However, most gyms these days conduct their own training programs. “These days we do not get too many certified trainers applying as instructors,” says the branch manager of a known chain of gyms in Bangalore who doesn’t wish to be named. “What we look out for instead is their experience in the fitness field (e.g., bodybuilders are in demand) and whether they are capable of explaining fitness basics to the customers and handling them carefully. They undergo our own training once they join.”
Bhatia of Gold’s Gym says that as an industry, fitness is not yet highly evolved in India. “We are still in the process of training people. However, once they join a place like ours, they undergo a monthly training process and are also constantly upgraded by monthly trainers on the latest international methodologies.”
What really works?
As with any service industry, fitness centres too come with their pros and cons and it’s difficult to find people who are uniformly satisfied with the experience.
Dimple Ahuja* who lost 12 kgs over three months in a Banaswadi based weight loss clinic after her pregnancy, is quite happy with the outcome. She did follow a strict diet and was regular with her walks. “But I think the overall guidance helped me,” she mentions. Dimple though has friends who have visited the same place with lesser results. “A slimming centre is not magic. I think it also depends on how self-disciplined or motivated you are,” she cautions.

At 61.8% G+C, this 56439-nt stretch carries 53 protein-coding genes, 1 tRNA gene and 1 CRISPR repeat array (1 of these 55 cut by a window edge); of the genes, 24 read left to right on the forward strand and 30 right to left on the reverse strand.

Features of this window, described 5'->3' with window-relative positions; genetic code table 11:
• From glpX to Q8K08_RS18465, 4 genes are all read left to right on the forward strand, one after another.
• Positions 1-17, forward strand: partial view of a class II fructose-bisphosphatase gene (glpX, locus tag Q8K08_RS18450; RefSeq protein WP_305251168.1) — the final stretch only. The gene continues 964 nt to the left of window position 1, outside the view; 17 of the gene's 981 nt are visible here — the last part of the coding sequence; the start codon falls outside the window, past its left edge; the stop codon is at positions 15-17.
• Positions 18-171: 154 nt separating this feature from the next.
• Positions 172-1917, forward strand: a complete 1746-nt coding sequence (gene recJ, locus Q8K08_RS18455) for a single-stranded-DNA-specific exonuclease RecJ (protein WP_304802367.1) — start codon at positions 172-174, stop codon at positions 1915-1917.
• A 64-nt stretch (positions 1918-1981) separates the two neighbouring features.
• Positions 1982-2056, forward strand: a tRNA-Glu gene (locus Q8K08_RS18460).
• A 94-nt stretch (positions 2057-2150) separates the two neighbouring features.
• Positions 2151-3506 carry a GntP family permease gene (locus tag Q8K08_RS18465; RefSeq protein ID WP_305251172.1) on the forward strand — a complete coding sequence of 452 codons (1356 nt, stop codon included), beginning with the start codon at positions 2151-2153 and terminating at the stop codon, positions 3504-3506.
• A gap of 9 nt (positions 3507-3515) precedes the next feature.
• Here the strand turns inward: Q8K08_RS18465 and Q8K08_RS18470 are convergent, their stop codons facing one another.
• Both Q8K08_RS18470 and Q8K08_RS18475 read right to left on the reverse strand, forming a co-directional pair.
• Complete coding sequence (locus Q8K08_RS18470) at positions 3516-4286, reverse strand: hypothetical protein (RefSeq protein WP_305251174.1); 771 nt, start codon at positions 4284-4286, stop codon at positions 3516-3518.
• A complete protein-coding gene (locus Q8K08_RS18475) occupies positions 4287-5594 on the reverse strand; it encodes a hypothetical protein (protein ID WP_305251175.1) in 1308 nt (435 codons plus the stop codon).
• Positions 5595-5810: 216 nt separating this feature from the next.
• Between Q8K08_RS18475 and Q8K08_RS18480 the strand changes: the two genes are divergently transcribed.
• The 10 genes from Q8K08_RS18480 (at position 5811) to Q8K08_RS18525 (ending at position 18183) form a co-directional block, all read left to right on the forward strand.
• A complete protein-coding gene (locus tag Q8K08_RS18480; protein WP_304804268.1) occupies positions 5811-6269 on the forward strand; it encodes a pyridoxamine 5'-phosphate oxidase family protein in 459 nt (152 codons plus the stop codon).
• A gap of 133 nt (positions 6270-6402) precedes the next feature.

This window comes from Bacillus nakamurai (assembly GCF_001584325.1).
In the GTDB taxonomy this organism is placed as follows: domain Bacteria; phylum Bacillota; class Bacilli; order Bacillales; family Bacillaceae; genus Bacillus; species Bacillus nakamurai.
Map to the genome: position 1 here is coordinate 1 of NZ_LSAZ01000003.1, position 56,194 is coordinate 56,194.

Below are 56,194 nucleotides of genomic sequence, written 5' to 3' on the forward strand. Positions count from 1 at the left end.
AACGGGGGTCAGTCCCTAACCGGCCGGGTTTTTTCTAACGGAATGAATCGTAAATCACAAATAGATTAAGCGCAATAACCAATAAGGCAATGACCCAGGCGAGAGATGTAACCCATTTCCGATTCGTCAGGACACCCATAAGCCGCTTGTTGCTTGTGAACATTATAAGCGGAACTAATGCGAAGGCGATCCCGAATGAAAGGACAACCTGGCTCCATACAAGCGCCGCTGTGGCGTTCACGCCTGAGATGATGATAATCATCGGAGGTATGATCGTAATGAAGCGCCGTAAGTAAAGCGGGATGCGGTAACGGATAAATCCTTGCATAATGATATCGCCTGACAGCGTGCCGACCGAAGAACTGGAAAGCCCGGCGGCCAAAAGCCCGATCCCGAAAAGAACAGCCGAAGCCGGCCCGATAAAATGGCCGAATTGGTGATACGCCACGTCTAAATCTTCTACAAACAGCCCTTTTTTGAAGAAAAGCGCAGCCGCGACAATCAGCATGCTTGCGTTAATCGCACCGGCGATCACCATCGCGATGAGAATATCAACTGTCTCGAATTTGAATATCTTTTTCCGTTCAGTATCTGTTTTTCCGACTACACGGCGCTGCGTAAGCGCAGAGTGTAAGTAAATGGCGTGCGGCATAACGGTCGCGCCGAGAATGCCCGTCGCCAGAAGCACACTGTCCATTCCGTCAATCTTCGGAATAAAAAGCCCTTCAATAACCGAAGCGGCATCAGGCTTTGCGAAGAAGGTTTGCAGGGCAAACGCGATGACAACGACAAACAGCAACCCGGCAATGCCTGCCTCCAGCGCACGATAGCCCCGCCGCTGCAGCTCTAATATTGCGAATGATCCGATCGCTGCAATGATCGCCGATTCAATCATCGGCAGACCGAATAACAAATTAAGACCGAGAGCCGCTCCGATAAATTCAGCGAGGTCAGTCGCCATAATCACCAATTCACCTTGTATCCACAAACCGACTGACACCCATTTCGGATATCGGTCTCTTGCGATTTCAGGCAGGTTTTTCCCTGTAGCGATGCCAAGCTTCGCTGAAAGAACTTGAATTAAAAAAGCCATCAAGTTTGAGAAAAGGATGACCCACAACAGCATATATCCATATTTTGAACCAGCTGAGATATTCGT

Sandra Menezes, housewife and a resident of Sarjapura, says she stuck to her tried and tested exercise routine of brisk morning walks as two months of working out in her building gym resulted in persistent joint pain.
The one area where most things seem to go wrong (going by media reports and public opinion) are the slimming centres and weight loss clinics. Many of them promise guaranteed weight loss (say 10 kgs in two months) but seem to fall short of expectations. This is where asking questions and being aware would help, thinks Sangeeta Jha, nursery teacher from Domlur.